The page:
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That’s tween logic about the city!

Updated on: 24 June,2024 06:47 AM IST  |  Mumbai
Fiona Fernandez |

How do today’s pre-teens and teens view the local and urban history and heritage around them? They threw up some rather interesting responses during this columnist’s many interactions with this age group

That’s tween logic about the city!

Representational image. Pic/iStock

Fiona FernandezIt's right opposite Starbucks…I’ve seen this white building!” a student yelled out. He was hoping that this half-answer would win him bragging rights among his classmates during a fun, interactive quiz centred on content from my book, H for Heritage: Mumbai, which I had recently hosted for schoolchildren at a city venue. He was referring to the Asiatic Society of Mumbai. Another student got the correct answer, much to his dismay.

But it was replies like this that made the session particularly insightful. For me, the key takeaway was how this young audience connected with the city and its people, its conversations and places from a slightly different lens—their universe. Take for example the boy’s reference to the popular coffee shop chain in my opening para. It was possibly a regular adda for him and his group of friends, and hence, it resonated a lot more than the neighbouring heritage landmark, which happened to be in the same frame of his wanderings in that area. A similar realisation emerged about how this age group looked at modern urban history. A student quizzer rattled off most of the names of locations of the Mumbai terror attacks. It came up as additional information in reply to his correct answer to my question about Victoria Terminus, or today’s CSMT.

There was another fascinating [and rather amusing] observation that came up during a similar quiz last year as part of the Kala Ghoda festival. Since my book celebrates people, places and objects by using the letters of the alphabet, I recall a moment from that session when my co-conversationalist asked me about the input for the letter Z, and decided to check what the students in the audience thought it would be. She had generously shared a clue—“It’s where you go shopping before weddings and functions…” A hand was immediately raised from within the student group that comprised the audience. “Z for Zara!” exclaimed a delighted youngster who was quite sure that she had the correct answer. In case you haven’t guessed by now, it was Zaveri Bazaar. She didn’t seem embarrassed or upset that she didn’t get the right answer. In her world, the international label was the first impression that best matched the clue.

At another session where I had the wonderful opportunity to interact with less privileged students from a municipal school in Colaba. I realised that they had never stepped into an Irani café, nor had they visited the Sanjay Gandhi National Park due to limited opportunities. Their school teachers, too, admitted that much had to be done so their students could have better access to places of importance in their own city. In this case, it threw light on the wide gap that exists between civic-run schools and international schools, when it came to access of information about Mumbai.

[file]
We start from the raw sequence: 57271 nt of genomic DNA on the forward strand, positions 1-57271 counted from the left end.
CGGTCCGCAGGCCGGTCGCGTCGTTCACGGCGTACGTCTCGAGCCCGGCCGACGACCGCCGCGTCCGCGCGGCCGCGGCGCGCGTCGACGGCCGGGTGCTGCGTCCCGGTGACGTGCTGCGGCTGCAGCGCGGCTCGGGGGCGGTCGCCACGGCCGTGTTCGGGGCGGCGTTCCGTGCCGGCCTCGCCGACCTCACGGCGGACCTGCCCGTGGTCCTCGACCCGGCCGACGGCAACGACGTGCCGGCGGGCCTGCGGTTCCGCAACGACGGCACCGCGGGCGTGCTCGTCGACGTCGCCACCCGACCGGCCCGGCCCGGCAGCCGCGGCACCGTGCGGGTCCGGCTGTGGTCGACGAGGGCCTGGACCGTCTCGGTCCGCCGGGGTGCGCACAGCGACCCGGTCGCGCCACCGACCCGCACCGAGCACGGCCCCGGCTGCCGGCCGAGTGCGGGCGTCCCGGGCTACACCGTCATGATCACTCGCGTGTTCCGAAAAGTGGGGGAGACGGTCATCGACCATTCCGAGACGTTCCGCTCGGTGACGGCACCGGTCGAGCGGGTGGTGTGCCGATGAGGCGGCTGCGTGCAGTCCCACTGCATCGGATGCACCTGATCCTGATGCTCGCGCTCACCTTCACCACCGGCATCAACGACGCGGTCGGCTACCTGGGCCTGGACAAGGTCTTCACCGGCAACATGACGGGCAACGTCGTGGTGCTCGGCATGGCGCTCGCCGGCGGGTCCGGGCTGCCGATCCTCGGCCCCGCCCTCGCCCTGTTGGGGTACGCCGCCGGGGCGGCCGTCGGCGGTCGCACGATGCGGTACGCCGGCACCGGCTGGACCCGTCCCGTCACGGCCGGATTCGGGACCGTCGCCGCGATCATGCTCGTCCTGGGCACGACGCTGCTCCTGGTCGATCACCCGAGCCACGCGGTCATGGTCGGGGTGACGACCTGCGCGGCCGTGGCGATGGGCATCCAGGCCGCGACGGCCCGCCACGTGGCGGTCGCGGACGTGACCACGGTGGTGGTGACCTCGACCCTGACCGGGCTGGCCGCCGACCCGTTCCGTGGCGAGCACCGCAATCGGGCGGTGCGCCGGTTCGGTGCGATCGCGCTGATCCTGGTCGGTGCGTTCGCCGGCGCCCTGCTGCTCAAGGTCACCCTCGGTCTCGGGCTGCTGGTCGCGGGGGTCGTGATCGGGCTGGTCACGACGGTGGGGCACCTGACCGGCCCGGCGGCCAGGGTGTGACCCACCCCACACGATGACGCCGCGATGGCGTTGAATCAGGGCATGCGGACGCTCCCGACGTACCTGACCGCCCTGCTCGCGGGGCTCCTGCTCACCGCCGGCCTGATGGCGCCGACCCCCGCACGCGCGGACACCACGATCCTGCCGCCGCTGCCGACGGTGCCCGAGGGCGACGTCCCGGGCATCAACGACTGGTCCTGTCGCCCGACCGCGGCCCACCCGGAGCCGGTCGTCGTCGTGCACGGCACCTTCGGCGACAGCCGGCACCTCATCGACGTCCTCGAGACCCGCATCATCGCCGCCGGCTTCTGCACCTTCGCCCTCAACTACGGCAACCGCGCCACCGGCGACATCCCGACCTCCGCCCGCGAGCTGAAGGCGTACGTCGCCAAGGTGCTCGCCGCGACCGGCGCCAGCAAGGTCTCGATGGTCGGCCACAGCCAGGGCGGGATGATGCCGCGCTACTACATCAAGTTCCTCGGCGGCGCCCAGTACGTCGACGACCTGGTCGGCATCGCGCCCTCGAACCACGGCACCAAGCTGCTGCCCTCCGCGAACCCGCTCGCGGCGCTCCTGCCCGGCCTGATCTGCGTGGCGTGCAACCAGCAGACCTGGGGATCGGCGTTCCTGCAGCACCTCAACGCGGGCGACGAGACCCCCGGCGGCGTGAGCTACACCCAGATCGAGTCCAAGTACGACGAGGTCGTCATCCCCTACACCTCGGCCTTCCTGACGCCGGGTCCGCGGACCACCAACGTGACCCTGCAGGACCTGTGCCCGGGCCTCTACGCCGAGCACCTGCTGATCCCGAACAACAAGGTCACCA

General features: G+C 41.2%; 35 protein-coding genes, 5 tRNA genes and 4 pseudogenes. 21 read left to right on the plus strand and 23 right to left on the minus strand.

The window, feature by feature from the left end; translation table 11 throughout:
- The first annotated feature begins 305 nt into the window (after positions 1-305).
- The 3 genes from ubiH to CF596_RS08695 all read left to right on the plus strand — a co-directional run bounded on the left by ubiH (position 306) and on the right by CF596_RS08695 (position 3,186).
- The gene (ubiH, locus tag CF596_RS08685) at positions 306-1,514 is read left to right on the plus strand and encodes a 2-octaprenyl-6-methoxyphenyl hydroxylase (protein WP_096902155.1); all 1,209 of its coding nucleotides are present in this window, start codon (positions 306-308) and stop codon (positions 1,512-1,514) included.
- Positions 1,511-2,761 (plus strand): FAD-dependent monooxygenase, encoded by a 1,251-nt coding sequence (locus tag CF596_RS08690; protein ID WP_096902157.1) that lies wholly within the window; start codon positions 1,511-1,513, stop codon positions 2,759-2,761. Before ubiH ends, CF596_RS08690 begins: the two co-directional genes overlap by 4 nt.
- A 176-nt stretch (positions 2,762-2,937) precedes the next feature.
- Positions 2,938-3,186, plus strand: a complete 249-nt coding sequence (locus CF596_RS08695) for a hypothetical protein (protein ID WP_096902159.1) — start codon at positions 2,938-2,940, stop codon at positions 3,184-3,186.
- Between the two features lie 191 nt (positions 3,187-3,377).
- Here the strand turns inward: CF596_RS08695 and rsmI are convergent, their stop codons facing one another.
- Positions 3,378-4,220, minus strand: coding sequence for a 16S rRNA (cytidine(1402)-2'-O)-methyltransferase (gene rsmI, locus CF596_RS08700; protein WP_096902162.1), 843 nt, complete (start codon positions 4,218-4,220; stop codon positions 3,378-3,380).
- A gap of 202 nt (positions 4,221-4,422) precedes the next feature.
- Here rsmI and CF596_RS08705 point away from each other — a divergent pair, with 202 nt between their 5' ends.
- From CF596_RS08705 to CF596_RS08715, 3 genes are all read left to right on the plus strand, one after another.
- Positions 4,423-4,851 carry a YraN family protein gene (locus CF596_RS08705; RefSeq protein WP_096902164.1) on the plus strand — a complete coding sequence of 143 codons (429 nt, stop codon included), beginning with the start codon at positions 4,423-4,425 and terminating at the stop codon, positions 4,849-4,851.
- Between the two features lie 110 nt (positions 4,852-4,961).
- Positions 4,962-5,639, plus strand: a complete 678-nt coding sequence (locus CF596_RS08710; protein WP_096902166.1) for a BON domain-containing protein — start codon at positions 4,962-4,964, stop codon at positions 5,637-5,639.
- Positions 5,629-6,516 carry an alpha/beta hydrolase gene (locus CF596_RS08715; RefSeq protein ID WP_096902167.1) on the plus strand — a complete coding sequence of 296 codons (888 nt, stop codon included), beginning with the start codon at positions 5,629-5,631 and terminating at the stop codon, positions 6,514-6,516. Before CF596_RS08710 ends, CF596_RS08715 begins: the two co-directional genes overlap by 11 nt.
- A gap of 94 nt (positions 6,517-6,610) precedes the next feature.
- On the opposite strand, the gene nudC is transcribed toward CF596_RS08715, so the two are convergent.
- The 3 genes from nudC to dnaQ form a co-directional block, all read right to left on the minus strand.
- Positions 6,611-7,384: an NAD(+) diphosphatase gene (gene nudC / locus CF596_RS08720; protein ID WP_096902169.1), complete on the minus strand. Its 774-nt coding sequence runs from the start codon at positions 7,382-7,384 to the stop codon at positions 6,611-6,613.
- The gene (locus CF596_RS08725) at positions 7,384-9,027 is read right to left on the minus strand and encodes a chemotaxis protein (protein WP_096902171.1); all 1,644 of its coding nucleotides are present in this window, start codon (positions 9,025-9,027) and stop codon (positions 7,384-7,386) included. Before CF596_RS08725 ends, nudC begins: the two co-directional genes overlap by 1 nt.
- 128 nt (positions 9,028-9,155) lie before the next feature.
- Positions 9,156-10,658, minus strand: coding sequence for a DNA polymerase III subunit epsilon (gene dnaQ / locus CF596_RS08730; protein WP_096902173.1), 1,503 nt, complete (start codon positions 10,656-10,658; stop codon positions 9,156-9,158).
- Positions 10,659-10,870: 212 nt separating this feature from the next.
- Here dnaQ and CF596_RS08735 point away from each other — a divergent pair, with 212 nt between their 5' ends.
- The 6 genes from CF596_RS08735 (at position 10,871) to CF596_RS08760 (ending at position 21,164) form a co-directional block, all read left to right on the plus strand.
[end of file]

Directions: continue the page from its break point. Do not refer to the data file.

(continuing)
In my many interactions with children across city schools, or at sessions involving students, mostly in the 9-14-year age group, one factor that emerged is that parents played a key role in creating and nurturing the curiosity of their kids. More often than not, a reference would be made to them while answering a question: “My mother took me to Leopold Café, where she showed me the bullet marks left by the terrorists”. “My parents took me on the Kanheri trail inside SGNP”. It was reassuring to hear such statements because at the end of the day, knowledge-building, and this you will agree, begins at home. Schools are the next vital cog in this chain of information gathering and dissemination. 

During one literature festival organised at a school in Navi Mumbai last year, a few children went so far as to ask me for suggestions on how to develop a similar book on documenting the heritage of the satellite city. This, for me, was fantastic intent. While that was the high point, they also rued the fact that there were less than a handful of bookstores for them to access, and hence they had to rely on e-bookstores for their reading needs. That visit was a reality check on several counts.

One of my most satisfying memories of interacting with this age group was a session at a Tardeo venue where students comprised a mixed bunch, hailing from municipal schools, as well as the top schools from SoBo. They matched each other, answer for answer. Many made it a point to add details and dates while sharing their replies. Honestly, I didn’t notice any difference among these kids who hailed from different strata of society. Confidence levels, intelligence and swag, it was all on show. It was a win-win for these young inquisitive minds.

Children can play a key role in taking forward the idea of heritage and conservation in every avatar and form. It’s up to their parents and schools to channelise their curiosity and enthusiasm at the right time and in the right direction to ensure they look beyond their laptops and tablets, and soak in the big, amazing fact-filled city around them.

mid-day’s Features Editor Fiona Fernandez relishes the city’s sights, sounds, smells and stones...wherever the ink and the inclination takes her. She tweets @bombayana

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